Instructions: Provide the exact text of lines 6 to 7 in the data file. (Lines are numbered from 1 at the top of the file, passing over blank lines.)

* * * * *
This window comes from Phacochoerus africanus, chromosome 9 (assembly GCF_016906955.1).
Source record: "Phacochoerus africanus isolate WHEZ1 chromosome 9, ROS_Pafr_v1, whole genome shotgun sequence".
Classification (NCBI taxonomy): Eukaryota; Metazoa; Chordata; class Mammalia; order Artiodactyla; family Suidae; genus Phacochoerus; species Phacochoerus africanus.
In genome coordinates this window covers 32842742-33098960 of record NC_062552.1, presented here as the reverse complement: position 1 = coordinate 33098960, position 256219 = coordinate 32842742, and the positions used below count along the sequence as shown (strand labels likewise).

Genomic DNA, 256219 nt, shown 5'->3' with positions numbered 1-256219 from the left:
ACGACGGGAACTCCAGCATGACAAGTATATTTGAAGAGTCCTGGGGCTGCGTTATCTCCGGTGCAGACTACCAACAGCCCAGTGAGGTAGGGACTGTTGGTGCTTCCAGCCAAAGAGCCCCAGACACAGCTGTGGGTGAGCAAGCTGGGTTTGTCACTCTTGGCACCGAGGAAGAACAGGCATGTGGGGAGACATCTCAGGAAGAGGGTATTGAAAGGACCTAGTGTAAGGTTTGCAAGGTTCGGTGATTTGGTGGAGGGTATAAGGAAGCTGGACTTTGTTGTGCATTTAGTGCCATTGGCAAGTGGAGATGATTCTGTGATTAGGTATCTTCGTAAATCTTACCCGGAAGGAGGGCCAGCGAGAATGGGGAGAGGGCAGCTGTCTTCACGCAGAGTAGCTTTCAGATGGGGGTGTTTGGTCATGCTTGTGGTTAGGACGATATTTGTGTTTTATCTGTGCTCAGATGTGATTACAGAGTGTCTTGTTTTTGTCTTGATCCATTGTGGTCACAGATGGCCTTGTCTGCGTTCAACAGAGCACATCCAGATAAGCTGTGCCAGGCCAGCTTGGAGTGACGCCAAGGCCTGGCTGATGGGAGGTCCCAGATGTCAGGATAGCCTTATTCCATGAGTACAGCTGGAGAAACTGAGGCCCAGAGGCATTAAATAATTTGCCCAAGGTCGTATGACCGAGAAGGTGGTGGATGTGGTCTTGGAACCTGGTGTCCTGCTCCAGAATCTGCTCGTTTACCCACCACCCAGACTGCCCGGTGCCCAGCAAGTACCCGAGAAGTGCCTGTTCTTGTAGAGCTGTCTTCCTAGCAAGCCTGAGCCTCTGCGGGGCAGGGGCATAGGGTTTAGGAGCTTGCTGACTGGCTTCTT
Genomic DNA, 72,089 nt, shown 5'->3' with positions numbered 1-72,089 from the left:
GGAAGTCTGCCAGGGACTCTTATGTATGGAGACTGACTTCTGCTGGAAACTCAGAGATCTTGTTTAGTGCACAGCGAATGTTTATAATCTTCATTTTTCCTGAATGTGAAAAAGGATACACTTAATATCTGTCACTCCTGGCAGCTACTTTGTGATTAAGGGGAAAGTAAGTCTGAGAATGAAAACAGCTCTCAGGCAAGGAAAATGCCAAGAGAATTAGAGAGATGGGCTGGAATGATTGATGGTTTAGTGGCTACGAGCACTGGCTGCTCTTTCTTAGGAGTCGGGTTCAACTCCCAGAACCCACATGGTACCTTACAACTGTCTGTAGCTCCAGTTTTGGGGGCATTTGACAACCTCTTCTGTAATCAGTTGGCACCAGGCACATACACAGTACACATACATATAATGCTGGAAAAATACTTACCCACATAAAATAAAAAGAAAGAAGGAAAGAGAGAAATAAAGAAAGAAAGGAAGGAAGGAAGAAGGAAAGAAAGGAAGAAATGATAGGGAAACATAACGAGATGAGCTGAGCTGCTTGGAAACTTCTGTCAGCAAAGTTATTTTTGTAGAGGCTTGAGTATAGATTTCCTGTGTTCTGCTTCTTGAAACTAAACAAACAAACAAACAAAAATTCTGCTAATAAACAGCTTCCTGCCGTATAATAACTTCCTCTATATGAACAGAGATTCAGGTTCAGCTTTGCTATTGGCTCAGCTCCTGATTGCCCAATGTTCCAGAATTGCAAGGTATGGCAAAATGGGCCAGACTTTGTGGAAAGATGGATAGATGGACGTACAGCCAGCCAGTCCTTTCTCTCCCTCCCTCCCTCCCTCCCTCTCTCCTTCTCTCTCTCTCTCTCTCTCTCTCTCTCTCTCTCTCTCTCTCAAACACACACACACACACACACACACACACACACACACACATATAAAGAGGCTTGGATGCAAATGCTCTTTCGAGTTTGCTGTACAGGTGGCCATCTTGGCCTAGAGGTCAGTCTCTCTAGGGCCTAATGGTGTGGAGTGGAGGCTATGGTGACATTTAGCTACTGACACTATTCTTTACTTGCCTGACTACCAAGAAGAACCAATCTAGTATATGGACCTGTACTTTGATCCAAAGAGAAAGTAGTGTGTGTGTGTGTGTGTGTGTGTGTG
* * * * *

ACGACGGGAACTCCAGCATGACAAGTATATTTGAAGAGTCCTGGGGCTGCGTTATCTCCGGTGCAGACTACCAACAGCCCAGTGAGGTAGGGACTGTTGGTGCTTCCAGCCAAAGAGCCCCAGACACAGCTGTGGGTGAGCAAGCTGGGTTTGTCACTCTTGGCACCGAGGAAGAACAGGCATGTGGGGAGACATCTCAGGAAGAGGGTATTGAAAGGACCTAGTGTAAGGTTTGCAAGGTTCGGTGATTTGGTGGAGGGTATAAGGAAGCTGGACTTTGTTGTGCATTTAGTGCCATTGGCAAGTGGAGATGATTCTGTGATTAGGTATCTTCGTAAATCTTACCCGGAAGGAGGGCCAGCGAGAATGGGGAGAGGGCAGCTGTCTTCACGCAGAGTAGCTTTCAGATGGGGGTGTTTGGTCATGCTTGTGGTTAGGACGATATTTGTGTTTTATCTGTGCTCAGATGTGATTACAGAGTGTCTTGTTTTTGTCTTGATCCATTGTGGTCACAGATGGCCTTGTCTGCGTTCAACAGAGCACATCCAGATAAGCTGTGCCAGGCCAGCTTGGAGTGACGCCAAGGCCTGGCTGATGGGAGGTCCCAGATGTCAGGATAGCCTTATTCCATGAGTACAGCTGGAGAAACTGAGGCCCAGAGGCATTAAATAATTTGCCCAAGGTCGTATGACCGAGAAGGTGGTGGATGTGGTCTTGGAACCTGGTGTCCTGCTCCAGAATCTGCTCGTTTACCCACCACCCAGACTGCCCGGTGCCCAGCAAGTACCCGAGAAGTGCCTGTTCTTGTAGAGCTGTCTTCCTAGCAAGCCTGAGCCTCTGCGGGGCAGGGGCATAGGGTTTAGGAGCTTGCTGACTGGCTTCTT
Genomic DNA, 72,089 nt, shown 5'->3' with positions numbered 1-72,089 from the left: